Ipswich Town. . . . . . . . . . . . . . . . . .2
POOR Swindon. Even against depleted opponents also seemingly locked in a downward spiral, the first Premiership win they so deserve eluded them again yesterday.
Swindon's patient, intelligent football, which has brought so much admiration but so few points, enabled them to control play to the extent that defeat would have been an injustice. Ultimately, however, only a penalty spared them.
It had looked as good an opportunity as they will have to end their famine. Ipswich, now with only one win in 12 league games, were deprived by illness and injury of six regulars and seemed soft targets. But the Suffolk side found some fresh resolution and two goals from their veteran Scottish international, John Wark, making his 600th Ipswich appearance.
However, though it may sound a familiar refrain, better times must surely come soon to Wiltshire. John Gorman, still sticking to his admirable principles, dropped his Norwegian international, Jan Age Fjortoft, in favour of Keith Scott, a striker who was playing in the GM Vauxhall Conference only six months ago. Gorman was rewarded not merely with a debut goal from his new man but a performance of promise.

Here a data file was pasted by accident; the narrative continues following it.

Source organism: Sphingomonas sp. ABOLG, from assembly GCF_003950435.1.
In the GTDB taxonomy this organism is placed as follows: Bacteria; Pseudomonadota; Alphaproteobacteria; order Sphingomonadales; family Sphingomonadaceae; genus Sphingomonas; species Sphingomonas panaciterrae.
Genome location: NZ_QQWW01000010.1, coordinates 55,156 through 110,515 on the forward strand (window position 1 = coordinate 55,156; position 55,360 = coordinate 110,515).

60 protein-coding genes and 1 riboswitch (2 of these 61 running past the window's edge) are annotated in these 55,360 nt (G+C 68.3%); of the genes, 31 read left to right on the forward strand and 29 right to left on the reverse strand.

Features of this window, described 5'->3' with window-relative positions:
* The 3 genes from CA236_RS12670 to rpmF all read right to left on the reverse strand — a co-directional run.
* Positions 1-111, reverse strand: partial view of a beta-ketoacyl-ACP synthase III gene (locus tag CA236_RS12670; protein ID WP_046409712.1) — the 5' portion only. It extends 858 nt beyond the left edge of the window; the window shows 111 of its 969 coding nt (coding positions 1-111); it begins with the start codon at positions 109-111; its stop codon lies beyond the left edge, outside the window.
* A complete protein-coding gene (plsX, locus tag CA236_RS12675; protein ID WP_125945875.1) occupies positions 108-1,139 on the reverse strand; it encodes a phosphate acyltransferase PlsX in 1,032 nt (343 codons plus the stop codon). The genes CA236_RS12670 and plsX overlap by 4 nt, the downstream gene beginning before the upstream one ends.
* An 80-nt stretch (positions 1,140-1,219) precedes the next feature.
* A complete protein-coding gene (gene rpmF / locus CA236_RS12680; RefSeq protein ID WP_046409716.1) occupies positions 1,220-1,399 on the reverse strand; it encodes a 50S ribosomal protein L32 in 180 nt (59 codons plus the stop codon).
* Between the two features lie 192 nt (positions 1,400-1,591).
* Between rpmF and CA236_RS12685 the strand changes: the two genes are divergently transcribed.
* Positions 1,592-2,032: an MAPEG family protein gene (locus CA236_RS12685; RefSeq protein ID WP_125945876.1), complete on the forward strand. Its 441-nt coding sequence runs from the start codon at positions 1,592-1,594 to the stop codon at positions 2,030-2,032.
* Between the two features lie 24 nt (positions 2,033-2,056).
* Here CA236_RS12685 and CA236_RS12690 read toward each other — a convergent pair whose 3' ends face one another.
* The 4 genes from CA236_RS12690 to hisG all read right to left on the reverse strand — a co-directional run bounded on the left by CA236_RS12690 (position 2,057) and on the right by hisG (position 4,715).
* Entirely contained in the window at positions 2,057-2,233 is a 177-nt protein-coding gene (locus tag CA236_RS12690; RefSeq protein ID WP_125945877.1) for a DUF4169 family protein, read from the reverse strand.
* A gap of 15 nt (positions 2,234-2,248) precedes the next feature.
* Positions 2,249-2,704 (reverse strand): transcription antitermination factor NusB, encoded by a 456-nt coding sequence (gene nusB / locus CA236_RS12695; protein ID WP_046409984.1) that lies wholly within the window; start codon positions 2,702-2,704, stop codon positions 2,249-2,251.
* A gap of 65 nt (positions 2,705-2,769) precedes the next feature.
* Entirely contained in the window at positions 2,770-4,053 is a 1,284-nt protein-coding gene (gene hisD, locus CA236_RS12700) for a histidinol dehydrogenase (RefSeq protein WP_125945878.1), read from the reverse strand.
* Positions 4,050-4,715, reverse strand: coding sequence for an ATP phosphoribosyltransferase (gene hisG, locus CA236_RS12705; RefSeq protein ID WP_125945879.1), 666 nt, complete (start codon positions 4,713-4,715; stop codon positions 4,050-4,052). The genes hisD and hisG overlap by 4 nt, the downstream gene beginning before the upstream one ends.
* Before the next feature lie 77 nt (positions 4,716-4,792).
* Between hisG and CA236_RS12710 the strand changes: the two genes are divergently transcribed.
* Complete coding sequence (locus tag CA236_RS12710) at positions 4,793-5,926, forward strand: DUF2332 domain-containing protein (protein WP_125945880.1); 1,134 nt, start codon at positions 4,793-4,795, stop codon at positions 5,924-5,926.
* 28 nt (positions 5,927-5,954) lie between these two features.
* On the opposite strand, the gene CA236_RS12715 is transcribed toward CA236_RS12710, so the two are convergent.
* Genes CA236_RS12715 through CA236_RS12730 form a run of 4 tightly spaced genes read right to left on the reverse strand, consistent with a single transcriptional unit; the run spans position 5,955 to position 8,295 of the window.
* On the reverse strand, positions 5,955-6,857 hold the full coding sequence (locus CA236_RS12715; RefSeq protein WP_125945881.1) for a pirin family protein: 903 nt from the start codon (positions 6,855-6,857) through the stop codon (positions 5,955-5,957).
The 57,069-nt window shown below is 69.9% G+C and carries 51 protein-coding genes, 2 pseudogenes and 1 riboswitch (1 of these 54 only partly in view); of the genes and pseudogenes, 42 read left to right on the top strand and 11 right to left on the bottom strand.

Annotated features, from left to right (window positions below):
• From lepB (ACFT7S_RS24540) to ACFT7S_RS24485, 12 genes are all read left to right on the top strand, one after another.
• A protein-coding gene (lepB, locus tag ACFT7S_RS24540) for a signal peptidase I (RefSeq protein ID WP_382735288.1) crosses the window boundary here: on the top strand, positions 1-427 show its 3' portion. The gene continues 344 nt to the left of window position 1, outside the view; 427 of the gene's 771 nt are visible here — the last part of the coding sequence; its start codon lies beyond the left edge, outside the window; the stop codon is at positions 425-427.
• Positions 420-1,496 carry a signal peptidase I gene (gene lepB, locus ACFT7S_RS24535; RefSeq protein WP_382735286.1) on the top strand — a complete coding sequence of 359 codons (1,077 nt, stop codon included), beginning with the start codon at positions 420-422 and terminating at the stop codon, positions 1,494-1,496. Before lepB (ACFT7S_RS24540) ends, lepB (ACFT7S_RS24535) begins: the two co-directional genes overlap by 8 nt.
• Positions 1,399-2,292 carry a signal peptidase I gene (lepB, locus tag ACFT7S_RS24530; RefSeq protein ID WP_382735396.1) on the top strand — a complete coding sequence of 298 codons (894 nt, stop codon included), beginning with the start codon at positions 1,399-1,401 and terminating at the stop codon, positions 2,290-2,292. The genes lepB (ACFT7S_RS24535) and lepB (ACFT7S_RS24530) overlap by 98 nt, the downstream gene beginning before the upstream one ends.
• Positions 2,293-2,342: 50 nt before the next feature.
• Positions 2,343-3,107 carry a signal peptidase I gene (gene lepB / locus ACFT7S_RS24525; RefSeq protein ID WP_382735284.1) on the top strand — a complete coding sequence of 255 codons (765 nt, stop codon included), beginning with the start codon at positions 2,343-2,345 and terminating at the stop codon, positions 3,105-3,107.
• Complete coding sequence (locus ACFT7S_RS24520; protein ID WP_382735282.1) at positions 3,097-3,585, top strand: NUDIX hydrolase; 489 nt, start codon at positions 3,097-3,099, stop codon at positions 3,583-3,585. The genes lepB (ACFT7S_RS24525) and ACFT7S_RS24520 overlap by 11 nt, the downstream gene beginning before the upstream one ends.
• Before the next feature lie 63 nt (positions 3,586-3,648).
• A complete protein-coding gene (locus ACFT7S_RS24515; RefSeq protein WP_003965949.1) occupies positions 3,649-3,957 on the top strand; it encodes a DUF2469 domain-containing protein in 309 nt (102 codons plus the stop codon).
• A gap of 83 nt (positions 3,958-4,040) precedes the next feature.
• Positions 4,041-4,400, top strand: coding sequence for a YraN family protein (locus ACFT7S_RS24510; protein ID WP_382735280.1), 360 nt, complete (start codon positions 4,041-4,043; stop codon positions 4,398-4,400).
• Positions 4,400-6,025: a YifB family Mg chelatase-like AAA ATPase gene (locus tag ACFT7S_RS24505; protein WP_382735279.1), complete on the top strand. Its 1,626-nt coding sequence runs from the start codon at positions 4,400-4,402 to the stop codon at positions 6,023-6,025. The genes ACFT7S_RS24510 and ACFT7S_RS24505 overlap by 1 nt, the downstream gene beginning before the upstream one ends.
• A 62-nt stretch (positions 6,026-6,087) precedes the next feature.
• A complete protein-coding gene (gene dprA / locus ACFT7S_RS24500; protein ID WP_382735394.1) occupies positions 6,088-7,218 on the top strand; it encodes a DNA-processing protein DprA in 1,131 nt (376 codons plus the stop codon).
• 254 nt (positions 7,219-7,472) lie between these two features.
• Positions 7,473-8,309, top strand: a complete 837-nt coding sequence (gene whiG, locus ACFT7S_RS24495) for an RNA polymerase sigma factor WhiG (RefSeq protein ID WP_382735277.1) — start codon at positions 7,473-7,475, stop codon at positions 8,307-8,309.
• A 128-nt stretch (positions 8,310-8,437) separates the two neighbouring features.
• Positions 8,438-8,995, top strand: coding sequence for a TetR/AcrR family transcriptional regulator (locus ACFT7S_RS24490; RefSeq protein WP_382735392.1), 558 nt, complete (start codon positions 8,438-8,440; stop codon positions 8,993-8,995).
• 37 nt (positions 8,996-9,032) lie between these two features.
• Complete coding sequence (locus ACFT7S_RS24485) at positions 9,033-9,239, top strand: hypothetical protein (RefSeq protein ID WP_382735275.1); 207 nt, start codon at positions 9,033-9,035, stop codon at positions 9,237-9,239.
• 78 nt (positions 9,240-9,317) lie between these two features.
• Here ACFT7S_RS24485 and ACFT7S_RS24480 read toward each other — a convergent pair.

Scott, signed from Wycombe Wanderers last week, negotiated the step up in class, paying handsome tribute to the grooming given him by Martin O'Neill with the league new boys. In a busy first half, he set up Martin Ling for a shot against the woodwork, brought an excellent save from Clive Baker with a back header and directed a snap shot just too high before knocking in the goal he deserved seconds before half- time, defying the shirt-pulling attentions of a defender to head home Terry Fenwick's cross.
This cancelled out Wark's opening strike, taken after 17 minutes when Swindon's hesitant defence allowed the wily 36-year-old to sweep home Simon Milton's corner amid a sea of red shirts.
Ipswich, beaten 4-1 at home by Sheffield Wednesday on their last appearance, had chosen a pragmatic approach, packing their defence and waiting for the chance to counter- attack. They looked adept at it and took the lead again after 62 minutes when Kevin Horlock illegally ended Chris Kiwomya's run and Wark scored from the spot.
However, courageous to the end, Swindon would not be denied. Prompted splendidly from midfield by John Moncur and Luc Nijholt, they continued to probe.
With eight minutes left, when Ling was brought down, Paul Bodin rediscovered the accuracy that deserted him in Cardiff on Wednesday and converted the penalty.Reuse content